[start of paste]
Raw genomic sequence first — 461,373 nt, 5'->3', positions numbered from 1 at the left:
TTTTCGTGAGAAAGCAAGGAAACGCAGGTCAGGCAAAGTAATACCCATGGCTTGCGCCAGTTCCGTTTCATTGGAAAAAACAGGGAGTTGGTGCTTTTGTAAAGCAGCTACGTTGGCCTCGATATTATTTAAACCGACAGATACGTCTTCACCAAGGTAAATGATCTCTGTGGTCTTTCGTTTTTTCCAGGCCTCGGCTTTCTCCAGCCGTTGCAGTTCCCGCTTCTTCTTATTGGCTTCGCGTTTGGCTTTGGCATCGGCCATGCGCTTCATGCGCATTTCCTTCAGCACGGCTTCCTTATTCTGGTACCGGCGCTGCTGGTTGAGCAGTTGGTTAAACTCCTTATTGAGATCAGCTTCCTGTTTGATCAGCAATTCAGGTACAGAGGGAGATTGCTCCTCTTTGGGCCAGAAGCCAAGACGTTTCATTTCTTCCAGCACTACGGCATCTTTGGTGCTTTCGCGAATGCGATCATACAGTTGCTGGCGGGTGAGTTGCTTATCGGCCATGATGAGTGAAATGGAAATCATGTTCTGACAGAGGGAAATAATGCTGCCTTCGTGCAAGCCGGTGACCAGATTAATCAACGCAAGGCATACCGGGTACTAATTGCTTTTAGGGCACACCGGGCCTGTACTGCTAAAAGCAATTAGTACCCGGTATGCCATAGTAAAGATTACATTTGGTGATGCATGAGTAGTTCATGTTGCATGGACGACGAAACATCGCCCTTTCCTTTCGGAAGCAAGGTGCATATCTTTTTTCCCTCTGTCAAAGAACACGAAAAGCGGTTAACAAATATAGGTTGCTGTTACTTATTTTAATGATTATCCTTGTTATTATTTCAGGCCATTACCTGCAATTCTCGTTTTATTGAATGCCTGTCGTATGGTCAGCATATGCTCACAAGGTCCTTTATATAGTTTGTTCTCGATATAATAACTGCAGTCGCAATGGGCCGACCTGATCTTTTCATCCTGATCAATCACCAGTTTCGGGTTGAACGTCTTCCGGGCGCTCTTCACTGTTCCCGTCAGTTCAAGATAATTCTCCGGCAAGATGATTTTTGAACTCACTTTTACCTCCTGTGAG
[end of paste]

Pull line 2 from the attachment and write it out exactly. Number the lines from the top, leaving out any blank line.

TTTTCGTGAGAAAGCAAGGAAACGCAGGTCAGGCAAAGTAATACCCATGGCTTGCGCCAGTTCCGTTTCATTGGAAAAAACAGGGAGTTGGTGCTTTTGTAAAGCAGCTACGTTGGCCTCGATATTATTTAAACCGACAGATACGTCTTCACCAAGGTAAATGATCTCTGTGGTCTTTCGTTTTTTCCAGGCCTCGGCTTTCTCCAGCCGTTGCAGTTCCCGCTTCTTCTTATTGGCTTCGCGTTTGGCTTTGGCATCGGCCATGCGCTTCATGCGCATTTCCTTCAGCACGGCTTCCTTATTCTGGTACCGGCGCTGCTGGTTGAGCAGTTGGTTAAACTCCTTATTGAGATCAGCTTCCTGTTTGATCAGCAATTCAGGTACAGAGGGAGATTGCTCCTCTTTGGGCCAGAAGCCAAGACGTTTCATTTCTTCCAGCACTACGGCATCTTTGGTGCTTTCGCGAATGCGATCATACAGTTGCTGGCGGGTGAGTTGCTTATCGGCCATGATGAGTGAAATGGAAATCATGTTCTGACAGAGGGAAATAATGCTGCCTTCGTGCAAGCCGGTGACCAGATTAATCAACGCAAGGCATACCGGGTACTAATTGCTTTTAGGGCACACCGGGCCTGTACTGCTAAAAGCAATTAGTACCCGGTATGCCATAGTAAAGATTACATTTGGTGATGCATGAGTAGTTCATGTTGCATGGACGACGAAACATCGCCCTTTCCTTTCGGAAGCAAGGTGCATATCTTTTTTCCCTCTGTCAAAGAACACGAAAAGCGGTTAACAAATATAGGTTGCTGTTACTTATTTTAATGATTATCCTTGTTATTATTTCAGGCCATTACCTGCAATTCTCGTTTTATTGAATGCCTGTCGTATGGTCAGCATATGCTCACAAGGTCCTTTATATAGTTTGTTCTCGATATAATAACTGCAGTCGCAATGGGCCGACCTGATCTTTTCATCCTGATCAATCACCAGTTTCGGGTTGAACGTCTTCCGGGCGCTCTTCACTGTTCCCGTCAGTTCAAGATAATTCTCCGGCAAGATGATTTTTGAACTCACTTTTACCTCCTGTGAG